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CLM Continuous Deployment Pipeline: Reporting on the state of affairs

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The following is the third posting in my Collaborative Lifecycle Management (CLM) Continuous Deployment series of blogs on The earlier two blogs can be found at Improving throughput in the deployment pipeline and Behind the scenes of the CLM Continuous Deployment pipeline. In Behind the scenes of the CLM Continuous Deployment pipeline, I had mentioned a mechanism we have developed on the Jazz Collaborative ALM project to gather progress and status data of phases that make up our deployment and test execution pipeline. In this post, I will show you how we use the gathered data for reporting on the overall state of the pipeline and narrow down on the root causes upon its failure. Additionally, the data allows us to create trend reports that help us assess the overall quality of our builds, tests and product code over a period of time.

To reiterate briefly, the CLM Continuous Deployment Pipeline creates a “track build” type work item that is associated with one and only one build result. In our case, it is the result of a CALM-All build that orchestrates our product’s build, deploy and test execution activities. The track build item is created after the product compilation and package stages have been completed successfully and install repositories have been created for it. The track build item holds references to each ensuing deployment and test build run by the orchestrated build. Additionally, it records approvals and rejections status of each of these execution stages.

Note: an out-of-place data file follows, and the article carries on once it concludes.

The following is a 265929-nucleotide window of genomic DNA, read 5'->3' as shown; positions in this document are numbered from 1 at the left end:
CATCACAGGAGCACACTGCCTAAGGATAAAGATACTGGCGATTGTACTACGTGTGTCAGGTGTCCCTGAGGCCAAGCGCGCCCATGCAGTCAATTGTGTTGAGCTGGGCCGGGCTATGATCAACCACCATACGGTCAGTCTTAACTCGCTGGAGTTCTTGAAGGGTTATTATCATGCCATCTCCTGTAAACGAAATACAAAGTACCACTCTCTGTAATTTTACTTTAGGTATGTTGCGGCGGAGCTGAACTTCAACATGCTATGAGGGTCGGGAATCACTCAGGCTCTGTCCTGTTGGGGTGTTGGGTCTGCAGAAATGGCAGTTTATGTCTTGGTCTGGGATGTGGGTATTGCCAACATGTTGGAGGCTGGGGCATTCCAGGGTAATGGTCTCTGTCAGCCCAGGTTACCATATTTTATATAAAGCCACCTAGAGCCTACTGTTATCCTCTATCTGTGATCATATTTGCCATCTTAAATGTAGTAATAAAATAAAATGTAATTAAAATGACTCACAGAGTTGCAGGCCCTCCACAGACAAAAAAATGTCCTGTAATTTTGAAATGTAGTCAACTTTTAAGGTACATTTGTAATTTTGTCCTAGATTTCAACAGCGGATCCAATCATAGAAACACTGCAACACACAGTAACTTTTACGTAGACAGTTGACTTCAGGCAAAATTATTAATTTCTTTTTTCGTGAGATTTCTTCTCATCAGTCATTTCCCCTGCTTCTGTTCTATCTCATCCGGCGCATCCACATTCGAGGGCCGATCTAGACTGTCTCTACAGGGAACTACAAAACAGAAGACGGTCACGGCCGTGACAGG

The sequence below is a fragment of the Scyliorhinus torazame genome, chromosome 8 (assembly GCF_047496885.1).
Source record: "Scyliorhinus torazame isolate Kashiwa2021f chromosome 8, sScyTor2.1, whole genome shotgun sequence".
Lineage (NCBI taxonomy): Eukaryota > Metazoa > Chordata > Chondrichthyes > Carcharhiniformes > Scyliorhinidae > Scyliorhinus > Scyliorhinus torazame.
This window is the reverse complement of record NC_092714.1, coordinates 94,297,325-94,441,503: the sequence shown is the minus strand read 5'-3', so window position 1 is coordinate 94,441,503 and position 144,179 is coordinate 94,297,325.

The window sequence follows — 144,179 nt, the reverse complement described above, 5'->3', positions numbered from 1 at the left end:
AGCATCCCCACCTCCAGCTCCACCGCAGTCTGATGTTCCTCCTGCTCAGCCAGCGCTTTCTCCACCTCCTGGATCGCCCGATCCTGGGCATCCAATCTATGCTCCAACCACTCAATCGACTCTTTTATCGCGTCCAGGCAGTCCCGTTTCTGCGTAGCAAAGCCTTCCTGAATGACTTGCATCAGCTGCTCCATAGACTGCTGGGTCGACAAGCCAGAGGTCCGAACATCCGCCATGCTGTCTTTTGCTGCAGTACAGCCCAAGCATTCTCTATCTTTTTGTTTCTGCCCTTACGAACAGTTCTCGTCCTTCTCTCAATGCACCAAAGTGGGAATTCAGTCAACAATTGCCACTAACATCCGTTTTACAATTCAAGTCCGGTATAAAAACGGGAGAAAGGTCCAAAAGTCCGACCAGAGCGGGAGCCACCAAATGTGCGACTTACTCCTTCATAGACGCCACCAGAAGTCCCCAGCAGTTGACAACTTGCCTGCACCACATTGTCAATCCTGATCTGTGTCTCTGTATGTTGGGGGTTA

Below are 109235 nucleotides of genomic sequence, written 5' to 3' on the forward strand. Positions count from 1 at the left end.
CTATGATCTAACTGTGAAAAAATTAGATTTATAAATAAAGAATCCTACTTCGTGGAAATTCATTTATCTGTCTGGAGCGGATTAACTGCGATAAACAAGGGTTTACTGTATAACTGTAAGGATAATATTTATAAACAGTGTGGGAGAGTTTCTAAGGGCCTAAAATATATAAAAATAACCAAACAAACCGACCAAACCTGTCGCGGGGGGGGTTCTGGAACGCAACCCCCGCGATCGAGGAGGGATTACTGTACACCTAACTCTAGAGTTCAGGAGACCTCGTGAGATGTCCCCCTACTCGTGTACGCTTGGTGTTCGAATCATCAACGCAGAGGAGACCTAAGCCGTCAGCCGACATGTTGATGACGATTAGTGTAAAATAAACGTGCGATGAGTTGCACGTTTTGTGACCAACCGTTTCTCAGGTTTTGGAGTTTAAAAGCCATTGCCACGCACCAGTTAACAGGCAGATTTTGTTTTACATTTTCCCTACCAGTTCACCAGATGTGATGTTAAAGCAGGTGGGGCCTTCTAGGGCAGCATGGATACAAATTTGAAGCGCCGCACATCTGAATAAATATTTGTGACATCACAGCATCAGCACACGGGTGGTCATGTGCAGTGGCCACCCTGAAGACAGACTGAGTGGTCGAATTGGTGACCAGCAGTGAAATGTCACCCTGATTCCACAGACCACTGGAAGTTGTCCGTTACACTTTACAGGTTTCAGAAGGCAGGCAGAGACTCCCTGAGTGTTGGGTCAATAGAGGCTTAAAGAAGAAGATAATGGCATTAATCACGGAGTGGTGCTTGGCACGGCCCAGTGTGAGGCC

Since both the track build item and its approval data can be warehoused to a data repository, it enables use of common reporting tools, such as Eclipse Business Intelligence and Reporting Tools’ (BIRT), IBM Rational Reporting for Development Intelligence (RRDi) and IBM Rational Insight, for creating interesting reports that can be shared on a Jazz project or team dashboard. For our purpose, all reports referenced in this post were created using BIRT’s report designer capabilities against data warehoused from our self-host Jazz repository – Thanks a ton to our in-house reporting guru, Rafik Jaouani, for helping us develop these in a short period of time!